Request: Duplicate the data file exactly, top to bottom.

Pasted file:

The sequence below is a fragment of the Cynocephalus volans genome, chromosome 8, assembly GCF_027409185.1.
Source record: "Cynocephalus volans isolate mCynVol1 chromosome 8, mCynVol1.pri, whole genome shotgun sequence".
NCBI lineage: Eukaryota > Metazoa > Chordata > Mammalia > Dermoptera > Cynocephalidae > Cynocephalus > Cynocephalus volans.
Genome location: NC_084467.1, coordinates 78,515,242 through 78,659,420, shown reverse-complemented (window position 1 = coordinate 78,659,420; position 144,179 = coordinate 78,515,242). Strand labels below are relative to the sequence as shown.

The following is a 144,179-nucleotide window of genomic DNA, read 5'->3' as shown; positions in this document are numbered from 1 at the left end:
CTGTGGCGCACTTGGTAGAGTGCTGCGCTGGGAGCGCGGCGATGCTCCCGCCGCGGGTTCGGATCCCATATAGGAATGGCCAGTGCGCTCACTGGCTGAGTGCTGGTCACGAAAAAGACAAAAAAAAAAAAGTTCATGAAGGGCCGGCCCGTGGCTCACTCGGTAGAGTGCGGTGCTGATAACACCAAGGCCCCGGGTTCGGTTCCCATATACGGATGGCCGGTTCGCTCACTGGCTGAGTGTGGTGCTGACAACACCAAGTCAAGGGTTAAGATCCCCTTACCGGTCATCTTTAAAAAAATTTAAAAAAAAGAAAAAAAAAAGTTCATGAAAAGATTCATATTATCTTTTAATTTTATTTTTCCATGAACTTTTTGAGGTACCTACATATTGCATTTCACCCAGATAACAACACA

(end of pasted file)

The sequence below is a fragment of the Cynocephalus volans genome, chromosome 8, assembly GCF_027409185.1.
Source record: "Cynocephalus volans isolate mCynVol1 chromosome 8, mCynVol1.pri, whole genome shotgun sequence".
NCBI lineage: Eukaryota > Metazoa > Chordata > Mammalia > Dermoptera > Cynocephalidae > Cynocephalus > Cynocephalus volans.
Genome location: NC_084467.1, coordinates 78,515,242 through 78,659,420, shown reverse-complemented (window position 1 = coordinate 78,659,420; position 144,179 = coordinate 78,515,242). Strand labels below are relative to the sequence as shown.

The following is a 144,179-nucleotide window of genomic DNA, read 5'->3' as shown; positions in this document are numbered from 1 at the left end:
CTGTGGCGCACTTGGTAGAGTGCTGCGCTGGGAGCGCGGCGATGCTCCCGCCGCGGGTTCGGATCCCATATAGGAATGGCCAGTGCGCTCACTGGCTGAGTGCTGGTCACGAAAAAGACAAAAAAAAAAAAGTTCATGAAGGGCCGGCCCGTGGCTCACTCGGTAGAGTGCGGTGCTGATAACACCAAGGCCCCGGGTTCGGTTCCCATATACGGATGGCCGGTTCGCTCACTGGCTGAGTGTGGTGCTGACAACACCAAGTCAAGGGTTAAGATCCCCTTACCGGTCATCTTTAAAAAAATTTAAAAAAAAGAAAAAAAAAAGTTCATGAAAAGATTCATATTATCTTTTAATTTTATTTTTCCATGAACTTTTTGAGGTACCTACATATTGCATTTCACCCAGATAACAACACA